The high rollers played the tables while we hooked their wives and partners with our latest attraction—700 spanking new slot machines with brightly colored lights that offered double and even triple jackpots. It worked like a charm because as long as the one-half wanted to play, the high rollers remained on the tables where the odds were always stacked against them. We let some of them strike it big and we made a big fuss over them—champagne, girls in shiny skimpy outfits, a brass band, and loud announcements—but for the most part, they felt the threadbare linings of their pockets.







A telegram

My strained eyes scanned the contents of the telegram.

. . . Dad took ill and passed away suddenly. Please come home . . .

I lay back on the bed, numbed by too many shocks within a short space of time and with no strength for any more. Maybe I was receiving my just desserts for my wicked ways, but then again I was still alive. It was only misfortune when you had no hand in it and I had both hands in it up to my shoulders.




The Venus de Milo

“Keep up!” Vincenzo snapped.

With only a passing glance at the pale, marble figure of a tall woman with small boobs and no arms, I tried to catch up to Vincenzo. That’s sick, I thought. Why the hell bother to show your boobs when you have no arms? At least they had the sense to wrap something around her—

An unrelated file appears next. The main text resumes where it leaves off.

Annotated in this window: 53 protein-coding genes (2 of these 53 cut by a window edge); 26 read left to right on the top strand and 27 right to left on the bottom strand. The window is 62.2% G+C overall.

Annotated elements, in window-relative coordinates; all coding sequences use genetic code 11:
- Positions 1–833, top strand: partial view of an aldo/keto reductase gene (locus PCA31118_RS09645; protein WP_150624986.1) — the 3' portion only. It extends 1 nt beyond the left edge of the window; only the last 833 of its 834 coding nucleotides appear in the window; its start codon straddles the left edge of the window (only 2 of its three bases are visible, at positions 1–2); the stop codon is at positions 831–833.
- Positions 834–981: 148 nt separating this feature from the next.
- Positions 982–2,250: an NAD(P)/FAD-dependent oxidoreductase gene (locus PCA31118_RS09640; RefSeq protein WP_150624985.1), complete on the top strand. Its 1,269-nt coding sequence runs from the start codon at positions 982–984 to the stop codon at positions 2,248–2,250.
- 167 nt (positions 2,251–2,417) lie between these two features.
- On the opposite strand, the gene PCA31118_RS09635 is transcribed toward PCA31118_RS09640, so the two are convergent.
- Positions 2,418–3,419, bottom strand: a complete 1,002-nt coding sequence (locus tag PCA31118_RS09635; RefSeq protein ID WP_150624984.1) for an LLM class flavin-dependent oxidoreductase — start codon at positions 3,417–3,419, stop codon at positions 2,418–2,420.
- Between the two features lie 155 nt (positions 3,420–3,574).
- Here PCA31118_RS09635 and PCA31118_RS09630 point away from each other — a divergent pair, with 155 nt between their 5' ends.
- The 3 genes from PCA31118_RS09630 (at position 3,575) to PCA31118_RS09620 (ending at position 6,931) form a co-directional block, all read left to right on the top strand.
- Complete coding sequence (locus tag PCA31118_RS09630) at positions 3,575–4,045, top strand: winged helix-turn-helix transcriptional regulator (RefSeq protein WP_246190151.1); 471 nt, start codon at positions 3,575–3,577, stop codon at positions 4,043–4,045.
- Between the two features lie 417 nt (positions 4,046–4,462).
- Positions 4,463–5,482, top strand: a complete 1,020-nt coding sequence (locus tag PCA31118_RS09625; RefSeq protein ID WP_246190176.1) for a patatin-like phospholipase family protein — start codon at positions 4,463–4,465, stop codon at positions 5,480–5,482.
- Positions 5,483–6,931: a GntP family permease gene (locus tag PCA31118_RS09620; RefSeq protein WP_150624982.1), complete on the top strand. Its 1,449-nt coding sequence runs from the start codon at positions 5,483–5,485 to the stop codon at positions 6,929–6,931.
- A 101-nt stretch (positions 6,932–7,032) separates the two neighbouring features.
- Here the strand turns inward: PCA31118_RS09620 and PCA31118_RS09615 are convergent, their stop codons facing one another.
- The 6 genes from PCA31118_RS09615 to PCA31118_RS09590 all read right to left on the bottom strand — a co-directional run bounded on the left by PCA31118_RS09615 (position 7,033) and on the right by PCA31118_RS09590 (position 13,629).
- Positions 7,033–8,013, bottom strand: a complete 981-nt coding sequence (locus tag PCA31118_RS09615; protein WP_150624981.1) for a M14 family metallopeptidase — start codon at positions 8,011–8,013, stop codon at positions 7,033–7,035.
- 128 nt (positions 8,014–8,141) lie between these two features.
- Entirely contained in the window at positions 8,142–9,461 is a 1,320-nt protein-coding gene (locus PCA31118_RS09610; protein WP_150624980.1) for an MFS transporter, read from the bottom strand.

“Moss!” Vincenzo shouted. “Stop wasting time. The Godfather is waiting. The Venus de Milo is not interested in a scrawny, little shit like you.”

Well, thank you very much, I thought, because I certainly wasn’t interested in some broad with no arms and f. . . ing small tits.















From Owen’s Obsession

A leg brace

Wearing the leg brace should help to strengthen the leg, they said, as they peered over their horn-rimmed glasses and straightened the creases in their white starched coats, but they had no idea what it was like to wear shackles all the time and were clearly guessing about the benefits. I could feel my leg growing weaker because the brace limited the use of my muscles, even the healthy ones.













A Letter

I wrote a letter to my parents and one to Rhonda telling them that I had finally qualified for the trials for the National team and that I was on my way to making it onto the Olympic team. The local evening paper printed a small article that mentioned my name in the list of those selected for the team and I included the cutting in the letter to my parents. I told Rhonda that I missed her and looked forward to seeing her on my next visit and that because I was going into an intensive training program, it would be difficult to get time off to come and visit.